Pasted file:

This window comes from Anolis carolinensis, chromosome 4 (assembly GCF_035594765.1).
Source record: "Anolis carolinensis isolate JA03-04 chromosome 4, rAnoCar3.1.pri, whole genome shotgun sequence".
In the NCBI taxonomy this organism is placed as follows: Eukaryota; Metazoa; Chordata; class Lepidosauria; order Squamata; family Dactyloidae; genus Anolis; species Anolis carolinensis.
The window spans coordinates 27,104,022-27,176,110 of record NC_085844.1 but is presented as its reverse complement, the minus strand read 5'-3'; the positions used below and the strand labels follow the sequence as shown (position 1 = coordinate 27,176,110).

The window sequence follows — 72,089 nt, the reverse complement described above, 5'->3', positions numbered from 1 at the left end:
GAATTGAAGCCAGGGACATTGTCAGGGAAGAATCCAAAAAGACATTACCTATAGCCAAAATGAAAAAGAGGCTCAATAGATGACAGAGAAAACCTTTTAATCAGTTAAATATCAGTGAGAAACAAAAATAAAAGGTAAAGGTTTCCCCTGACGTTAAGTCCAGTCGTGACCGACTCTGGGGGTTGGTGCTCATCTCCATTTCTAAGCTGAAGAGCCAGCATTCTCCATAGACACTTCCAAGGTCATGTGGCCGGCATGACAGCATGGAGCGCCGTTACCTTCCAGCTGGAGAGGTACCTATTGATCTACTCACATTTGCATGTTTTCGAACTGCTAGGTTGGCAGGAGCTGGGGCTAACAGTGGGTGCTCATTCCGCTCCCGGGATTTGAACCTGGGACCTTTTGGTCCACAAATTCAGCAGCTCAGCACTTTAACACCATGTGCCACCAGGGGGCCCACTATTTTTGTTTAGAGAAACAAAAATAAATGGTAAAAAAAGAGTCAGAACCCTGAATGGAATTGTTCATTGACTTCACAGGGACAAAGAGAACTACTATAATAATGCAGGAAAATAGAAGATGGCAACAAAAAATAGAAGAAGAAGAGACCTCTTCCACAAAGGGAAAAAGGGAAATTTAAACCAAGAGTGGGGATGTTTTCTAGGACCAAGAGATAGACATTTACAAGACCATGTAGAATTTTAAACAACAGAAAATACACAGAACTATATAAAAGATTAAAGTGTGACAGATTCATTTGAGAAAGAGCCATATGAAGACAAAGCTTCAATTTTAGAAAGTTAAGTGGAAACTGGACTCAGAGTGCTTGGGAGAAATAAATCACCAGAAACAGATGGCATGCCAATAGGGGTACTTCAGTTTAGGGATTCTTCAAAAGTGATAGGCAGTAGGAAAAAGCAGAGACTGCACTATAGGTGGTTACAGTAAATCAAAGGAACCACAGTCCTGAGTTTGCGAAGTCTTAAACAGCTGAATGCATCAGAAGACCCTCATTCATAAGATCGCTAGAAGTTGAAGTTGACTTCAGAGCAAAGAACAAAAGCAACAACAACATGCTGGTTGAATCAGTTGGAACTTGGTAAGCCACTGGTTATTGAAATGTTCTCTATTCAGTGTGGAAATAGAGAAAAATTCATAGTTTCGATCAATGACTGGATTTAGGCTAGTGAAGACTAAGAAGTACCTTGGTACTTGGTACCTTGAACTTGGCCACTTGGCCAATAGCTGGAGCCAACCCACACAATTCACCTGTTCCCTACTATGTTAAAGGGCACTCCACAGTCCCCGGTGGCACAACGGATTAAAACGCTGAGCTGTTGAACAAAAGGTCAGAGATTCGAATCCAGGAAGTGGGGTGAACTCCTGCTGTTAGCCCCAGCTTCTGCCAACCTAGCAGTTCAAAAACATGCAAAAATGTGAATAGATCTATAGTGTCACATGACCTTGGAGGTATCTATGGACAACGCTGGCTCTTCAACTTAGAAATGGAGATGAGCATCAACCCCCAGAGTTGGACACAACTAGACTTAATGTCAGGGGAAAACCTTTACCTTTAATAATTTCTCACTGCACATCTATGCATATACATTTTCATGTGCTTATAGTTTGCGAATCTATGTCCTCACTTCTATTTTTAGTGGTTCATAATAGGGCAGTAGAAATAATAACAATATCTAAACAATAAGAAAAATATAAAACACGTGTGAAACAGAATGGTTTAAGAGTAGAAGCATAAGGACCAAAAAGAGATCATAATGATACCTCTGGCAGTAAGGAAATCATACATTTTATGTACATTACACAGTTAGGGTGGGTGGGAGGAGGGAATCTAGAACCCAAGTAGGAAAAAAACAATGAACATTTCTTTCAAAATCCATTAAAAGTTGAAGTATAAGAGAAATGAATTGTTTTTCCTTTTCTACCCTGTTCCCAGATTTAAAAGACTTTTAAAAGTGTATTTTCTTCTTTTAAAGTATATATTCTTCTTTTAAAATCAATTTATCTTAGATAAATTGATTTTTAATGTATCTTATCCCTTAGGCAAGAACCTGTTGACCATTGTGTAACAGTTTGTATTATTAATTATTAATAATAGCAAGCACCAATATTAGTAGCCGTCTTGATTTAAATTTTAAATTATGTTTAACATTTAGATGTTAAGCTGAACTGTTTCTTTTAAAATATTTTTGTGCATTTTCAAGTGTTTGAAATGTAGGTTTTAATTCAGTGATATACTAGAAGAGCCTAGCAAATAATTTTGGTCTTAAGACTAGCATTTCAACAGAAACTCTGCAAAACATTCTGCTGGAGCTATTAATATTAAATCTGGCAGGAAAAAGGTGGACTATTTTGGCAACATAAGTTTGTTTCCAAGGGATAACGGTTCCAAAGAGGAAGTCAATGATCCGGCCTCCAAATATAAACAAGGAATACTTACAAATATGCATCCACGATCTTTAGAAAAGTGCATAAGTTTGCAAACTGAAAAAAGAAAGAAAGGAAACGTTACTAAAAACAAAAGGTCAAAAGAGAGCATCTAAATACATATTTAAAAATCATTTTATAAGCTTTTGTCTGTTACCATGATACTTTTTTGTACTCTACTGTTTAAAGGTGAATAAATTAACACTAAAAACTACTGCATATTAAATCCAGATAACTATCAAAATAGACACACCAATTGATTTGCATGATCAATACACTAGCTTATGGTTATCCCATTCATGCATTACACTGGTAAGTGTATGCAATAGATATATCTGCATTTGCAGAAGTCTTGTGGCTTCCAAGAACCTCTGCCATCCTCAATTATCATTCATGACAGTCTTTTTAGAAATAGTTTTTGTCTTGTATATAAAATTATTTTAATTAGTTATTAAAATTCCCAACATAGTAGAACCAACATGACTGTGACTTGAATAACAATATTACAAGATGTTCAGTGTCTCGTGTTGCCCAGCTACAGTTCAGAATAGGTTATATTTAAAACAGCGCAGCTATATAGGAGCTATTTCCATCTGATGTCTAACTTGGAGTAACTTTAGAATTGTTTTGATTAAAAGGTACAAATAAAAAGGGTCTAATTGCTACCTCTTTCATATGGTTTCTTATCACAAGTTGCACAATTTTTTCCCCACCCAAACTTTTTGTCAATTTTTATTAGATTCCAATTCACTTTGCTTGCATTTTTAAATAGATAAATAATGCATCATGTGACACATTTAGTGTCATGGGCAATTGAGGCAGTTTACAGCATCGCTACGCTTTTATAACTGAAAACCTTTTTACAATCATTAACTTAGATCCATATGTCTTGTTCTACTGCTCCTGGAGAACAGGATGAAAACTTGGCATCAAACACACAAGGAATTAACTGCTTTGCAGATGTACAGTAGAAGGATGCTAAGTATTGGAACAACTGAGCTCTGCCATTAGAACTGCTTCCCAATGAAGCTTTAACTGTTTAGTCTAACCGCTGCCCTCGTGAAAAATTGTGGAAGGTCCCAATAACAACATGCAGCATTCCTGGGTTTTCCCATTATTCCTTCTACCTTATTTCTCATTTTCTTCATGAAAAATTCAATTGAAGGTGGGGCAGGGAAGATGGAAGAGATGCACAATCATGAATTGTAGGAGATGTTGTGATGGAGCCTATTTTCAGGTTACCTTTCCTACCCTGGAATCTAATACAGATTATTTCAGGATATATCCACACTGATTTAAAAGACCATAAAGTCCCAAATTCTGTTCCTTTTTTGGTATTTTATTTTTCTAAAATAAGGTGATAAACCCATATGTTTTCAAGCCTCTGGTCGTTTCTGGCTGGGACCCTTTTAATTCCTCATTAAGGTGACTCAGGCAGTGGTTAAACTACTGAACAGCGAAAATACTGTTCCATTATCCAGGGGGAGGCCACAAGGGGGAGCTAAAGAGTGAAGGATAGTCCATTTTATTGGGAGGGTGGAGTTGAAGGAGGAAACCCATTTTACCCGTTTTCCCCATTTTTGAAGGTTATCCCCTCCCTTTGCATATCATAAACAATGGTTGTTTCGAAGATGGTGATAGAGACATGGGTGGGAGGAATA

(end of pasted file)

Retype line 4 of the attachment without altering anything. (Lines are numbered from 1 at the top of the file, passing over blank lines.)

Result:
The window spans coordinates 27,104,022-27,176,110 of record NC_085844.1 but is presented as its reverse complement, the minus strand read 5'-3'; the positions used below and the strand labels follow the sequence as shown (position 1 = coordinate 27,176,110).